One of the most significant developments in the field of bacterial pathogenesis research in the last few years has been the discovery that many bacterial pathogens have evolved complex specialized machines to transfer multiple bacterially-encoded proteins into eukaryotic cells. One of this type of machines is the type III secretion system (T3SS). A great deal of attention has been devoted to the study of these systems because they are essential virulence determinants for the bacterial pathogens that encode them. Proteins delivered by these machines have the capacity to modulate a variety of cellular functions and are collectively known as "effectors". Through work supported by this Grant, we have been studying a T3SS from Salmonella enterica serovar Typhimurium (S. Typhimurium), encoded within its pathogenicty island 1 (SPI-1). This system mediates several phenotypes that are essential for virulence including bacterial entry into and survival within non-phagocytic cells, the induction of programmed cell death in macrophages, and the stimulation of innate immune responses and inflammation in the intestinal tract. During the previous funding period we have made important discoveries that have significantly advanced our knowledge of this system and T3SSs in general. During the next funding period, we intend to continue this line of investigation, focusing our efforts on less-well understood aspects of T3SSs. More specifically, we propose to use a multidisciplinary approach to: 1) To investigate the function of the "export apparatus" of the S. Typhimurium SPI-1 T3SS;2) To investigate the function of InvA, a core component of the T3SS;3) To investigate the composition and assembly of the SpaO- organized platform;and 4) To obtain a high resolution in situ view of the S. Typhimurium SPI-1 T3SS. It is hoped that accomplishing these objectives will not only enhance our understanding of Salmonella spp. pathogenesis but also our understanding of T3SSs in general. Since this system is central to the pathogenesis of many important pathogenic bacteria, these studies may provide the bases for the development of broadly applicable anti-infective strategies.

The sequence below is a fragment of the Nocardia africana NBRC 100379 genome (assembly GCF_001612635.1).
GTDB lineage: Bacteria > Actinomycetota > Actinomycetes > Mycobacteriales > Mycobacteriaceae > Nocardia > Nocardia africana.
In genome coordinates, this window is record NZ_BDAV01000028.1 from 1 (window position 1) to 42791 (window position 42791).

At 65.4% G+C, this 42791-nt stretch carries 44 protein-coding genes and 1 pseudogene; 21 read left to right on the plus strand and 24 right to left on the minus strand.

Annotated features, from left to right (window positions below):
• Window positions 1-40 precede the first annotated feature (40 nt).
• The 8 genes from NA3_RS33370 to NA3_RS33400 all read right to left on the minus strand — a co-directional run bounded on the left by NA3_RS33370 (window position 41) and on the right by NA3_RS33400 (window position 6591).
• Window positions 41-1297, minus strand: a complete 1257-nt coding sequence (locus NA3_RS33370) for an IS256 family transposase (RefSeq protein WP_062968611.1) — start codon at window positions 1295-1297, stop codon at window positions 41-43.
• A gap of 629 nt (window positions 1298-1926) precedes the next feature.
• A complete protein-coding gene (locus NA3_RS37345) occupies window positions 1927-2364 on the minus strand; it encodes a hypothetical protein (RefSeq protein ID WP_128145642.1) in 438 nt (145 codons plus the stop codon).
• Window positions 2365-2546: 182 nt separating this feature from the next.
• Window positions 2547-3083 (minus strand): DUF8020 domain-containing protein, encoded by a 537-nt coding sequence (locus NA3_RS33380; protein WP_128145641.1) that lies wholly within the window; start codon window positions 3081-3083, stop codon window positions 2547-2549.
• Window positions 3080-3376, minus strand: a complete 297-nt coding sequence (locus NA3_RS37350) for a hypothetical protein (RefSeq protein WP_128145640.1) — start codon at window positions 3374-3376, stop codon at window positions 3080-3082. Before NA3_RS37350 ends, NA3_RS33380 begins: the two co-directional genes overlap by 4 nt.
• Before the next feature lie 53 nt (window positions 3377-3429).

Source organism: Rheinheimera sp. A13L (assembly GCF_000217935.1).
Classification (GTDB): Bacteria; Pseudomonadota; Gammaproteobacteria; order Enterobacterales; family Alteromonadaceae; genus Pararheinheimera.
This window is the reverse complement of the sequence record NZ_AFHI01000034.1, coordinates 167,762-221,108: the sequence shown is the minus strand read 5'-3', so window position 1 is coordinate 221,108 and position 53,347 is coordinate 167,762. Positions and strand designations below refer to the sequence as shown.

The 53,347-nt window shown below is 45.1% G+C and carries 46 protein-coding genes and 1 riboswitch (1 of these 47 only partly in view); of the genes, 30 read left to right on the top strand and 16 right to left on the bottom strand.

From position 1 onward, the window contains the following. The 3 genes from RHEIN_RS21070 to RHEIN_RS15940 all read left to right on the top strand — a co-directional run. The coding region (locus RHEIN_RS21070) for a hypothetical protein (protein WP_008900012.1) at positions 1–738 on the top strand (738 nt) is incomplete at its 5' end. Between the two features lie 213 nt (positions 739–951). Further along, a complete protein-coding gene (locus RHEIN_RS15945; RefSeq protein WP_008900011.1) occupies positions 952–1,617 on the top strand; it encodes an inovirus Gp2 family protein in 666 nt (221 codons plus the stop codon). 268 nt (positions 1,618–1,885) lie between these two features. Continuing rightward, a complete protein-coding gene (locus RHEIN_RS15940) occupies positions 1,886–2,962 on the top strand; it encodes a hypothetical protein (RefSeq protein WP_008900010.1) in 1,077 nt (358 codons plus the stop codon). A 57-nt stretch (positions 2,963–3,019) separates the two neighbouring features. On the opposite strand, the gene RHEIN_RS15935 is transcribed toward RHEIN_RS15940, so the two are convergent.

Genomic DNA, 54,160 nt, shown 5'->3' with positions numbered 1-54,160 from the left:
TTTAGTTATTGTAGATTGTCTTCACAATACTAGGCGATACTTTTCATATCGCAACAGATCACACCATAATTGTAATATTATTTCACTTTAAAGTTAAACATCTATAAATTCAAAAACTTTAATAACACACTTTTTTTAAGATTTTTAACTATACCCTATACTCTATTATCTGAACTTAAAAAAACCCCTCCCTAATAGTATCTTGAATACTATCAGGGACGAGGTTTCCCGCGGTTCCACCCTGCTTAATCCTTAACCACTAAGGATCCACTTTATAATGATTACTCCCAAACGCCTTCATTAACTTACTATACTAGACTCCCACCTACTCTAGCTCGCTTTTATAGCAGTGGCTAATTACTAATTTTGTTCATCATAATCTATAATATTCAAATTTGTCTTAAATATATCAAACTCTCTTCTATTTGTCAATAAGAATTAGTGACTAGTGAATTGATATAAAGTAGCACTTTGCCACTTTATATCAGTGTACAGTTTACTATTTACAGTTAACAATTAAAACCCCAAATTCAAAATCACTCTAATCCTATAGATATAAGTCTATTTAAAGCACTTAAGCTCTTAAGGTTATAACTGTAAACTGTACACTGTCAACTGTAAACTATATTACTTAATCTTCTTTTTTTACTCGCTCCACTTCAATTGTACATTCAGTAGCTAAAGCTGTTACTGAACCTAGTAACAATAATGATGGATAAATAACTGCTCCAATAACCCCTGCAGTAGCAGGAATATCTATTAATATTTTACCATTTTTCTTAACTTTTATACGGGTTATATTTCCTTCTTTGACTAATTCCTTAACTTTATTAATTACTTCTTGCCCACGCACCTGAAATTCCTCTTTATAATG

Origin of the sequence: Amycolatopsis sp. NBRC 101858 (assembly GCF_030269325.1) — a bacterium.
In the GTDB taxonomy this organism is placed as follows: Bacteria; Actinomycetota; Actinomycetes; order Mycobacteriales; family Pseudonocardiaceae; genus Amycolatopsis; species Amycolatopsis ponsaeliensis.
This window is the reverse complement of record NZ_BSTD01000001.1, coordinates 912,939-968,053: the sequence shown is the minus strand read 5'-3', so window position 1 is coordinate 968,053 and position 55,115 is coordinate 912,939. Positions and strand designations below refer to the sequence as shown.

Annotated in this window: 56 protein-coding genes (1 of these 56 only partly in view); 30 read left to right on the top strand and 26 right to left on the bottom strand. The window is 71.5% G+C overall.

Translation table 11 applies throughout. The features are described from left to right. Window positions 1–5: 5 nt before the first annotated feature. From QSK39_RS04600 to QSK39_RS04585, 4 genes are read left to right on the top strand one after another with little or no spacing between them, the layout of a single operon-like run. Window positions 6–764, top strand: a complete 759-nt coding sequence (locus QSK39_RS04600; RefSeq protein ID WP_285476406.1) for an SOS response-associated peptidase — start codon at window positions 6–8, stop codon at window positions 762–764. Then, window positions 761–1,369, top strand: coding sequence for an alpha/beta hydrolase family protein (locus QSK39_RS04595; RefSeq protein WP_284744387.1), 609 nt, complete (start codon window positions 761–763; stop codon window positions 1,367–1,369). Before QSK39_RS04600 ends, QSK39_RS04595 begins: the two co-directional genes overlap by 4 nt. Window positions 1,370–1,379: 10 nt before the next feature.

Many important bacterial pathogens have evolved the capacity to "inject" proteins using a specialized nano-machine known as the type III secretion system. Bacterial proteins injected by this nanomachine manipulate the cells of the body for the pathogen's benefit. This Grant intends to better understand how this machine works in the bacterial pathogen Salmonella Typhimurium, which causes inflammatory diarrhea and is one of the most common causes of food poisoning. Since this system is central to the virulence of many important pathogenic bacteria, it is hoped that the understanding of the function of type III secretion systems will provide the bases for the development of broadly applicable anti infective drugs.
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